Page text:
Sure, leave it on…
For one, it is more convenient to keep your machine running. Rather than waiting for it to boot up, most of us would rather leave it on if we are going to be on and off it for work or play. A typical system takes around 30 seconds to a minute to boot into the operating system. If you have a large number of programs that are set to launch on boot this can add an additional minute or two to the startup process. Awakening a device from sleep mode only takes a few seconds and there is no additional wait for applications because they are still running.
Benefits of keeping the PC on will depend on your computers hardware. A PC with a solid state drive will take significantly less time to boot up than an equivalent machine with a traditional hard drive. Take this into consideration when determining whether sleep or off if a better resting state for your machine.
The maintenance of a good computer starts with regular updates, most of which are best left to work overnight. A few of these tasks could be installing operating system updates, creating backups, and running virus scans. Big moves of data, such as moving large quantities of photos to the cloud, can be scheduled automatically to occur at night. This ensures that the machine is kept up to date and that the user is not interrupted with update prompts and data moves during the work day.
I think most users keep their machines powered up because they need them to be. Have you ever gotten all the way home only to realize that important document you need to work on is on your work laptop? This can be a major setback if the work machine is powered off and sequentially pieces of software are unreachable. A device left on allows the user to simply log in and reach the work machine remotely from home.
Sure, turn it off…
Simple fact remains true whether you religiously power down your machine each night or not, every component of your machine has a life span. The back light in a monitor can last tens of thousands of hours, laptop battery capacity will shorten within the first 300 charge cycles, and a solid state drive is good for around 3000 program erase cycles. Powering down the device might extend the life of the parts, but most users hit the point of buying an upgraded machine long before they are replacing anything within their original device.
A massive distinction exists in power use between when a computer is active, idle, and sleeping. Turning the monitor off alone saves a significant chunk of power, while putting the machine to sleep saves even more. A computer that is turned off but still plugged in uses around 0.2W of power, for those trying to save money on their electric bill this summer. A computer that is powered down will avoid the risks associated with power surges and cuts associated with summer storms as well. Of course a surge protector will also help alleviate this risk.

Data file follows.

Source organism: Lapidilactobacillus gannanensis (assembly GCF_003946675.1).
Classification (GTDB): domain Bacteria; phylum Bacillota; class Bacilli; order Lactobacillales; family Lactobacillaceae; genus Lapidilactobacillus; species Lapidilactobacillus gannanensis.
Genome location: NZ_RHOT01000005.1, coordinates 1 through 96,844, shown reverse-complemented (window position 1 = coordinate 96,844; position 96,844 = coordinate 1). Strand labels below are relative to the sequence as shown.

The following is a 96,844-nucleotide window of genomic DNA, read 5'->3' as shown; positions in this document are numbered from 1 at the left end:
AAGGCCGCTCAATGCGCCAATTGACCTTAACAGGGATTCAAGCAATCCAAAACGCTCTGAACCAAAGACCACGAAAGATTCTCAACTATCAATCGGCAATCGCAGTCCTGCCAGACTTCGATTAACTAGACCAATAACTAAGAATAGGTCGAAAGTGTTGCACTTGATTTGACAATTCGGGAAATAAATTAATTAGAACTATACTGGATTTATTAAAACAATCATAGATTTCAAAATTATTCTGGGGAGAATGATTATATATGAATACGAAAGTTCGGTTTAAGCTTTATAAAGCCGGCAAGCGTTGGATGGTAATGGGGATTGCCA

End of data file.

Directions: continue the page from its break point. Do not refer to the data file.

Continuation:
Machines now don’t rely on constant reboots in order to survive, but reboots improve performance and that hasn’t changed. A reboot is still the most effective way of solving everyday errors that users encounter. If you find yourself with a application that is non responsive, a printer on the fritz, or some other glitchy activity, a simple reboot can make you feel like a technical genius. Turning off the machine at the end of the day allows the system to perform actions that may only occur when the device powers down. For instance, I learned that my MacBook at home performs clean up functions when powering down, such as clearing stored information from my daily web browsing activities. This is one less thing for me to remember to clear as well as gives me a little extra storage space for my machine. Just from a power down.
So…..basically……use common sense. If you use your computer all day at work, often need to remotely access it from home, and regularly update and backup your machine at night, leave the machine running, it has reason to do so. If you go out of town for a week and know that you won’t be needing the machine – power it down and give it a chance to cool down. If you use your machine for Pinterest recipes and Facebook, and don’t mind an occasional update during the day or often go days without accessing the computer at all, keep it powered down when not in use.
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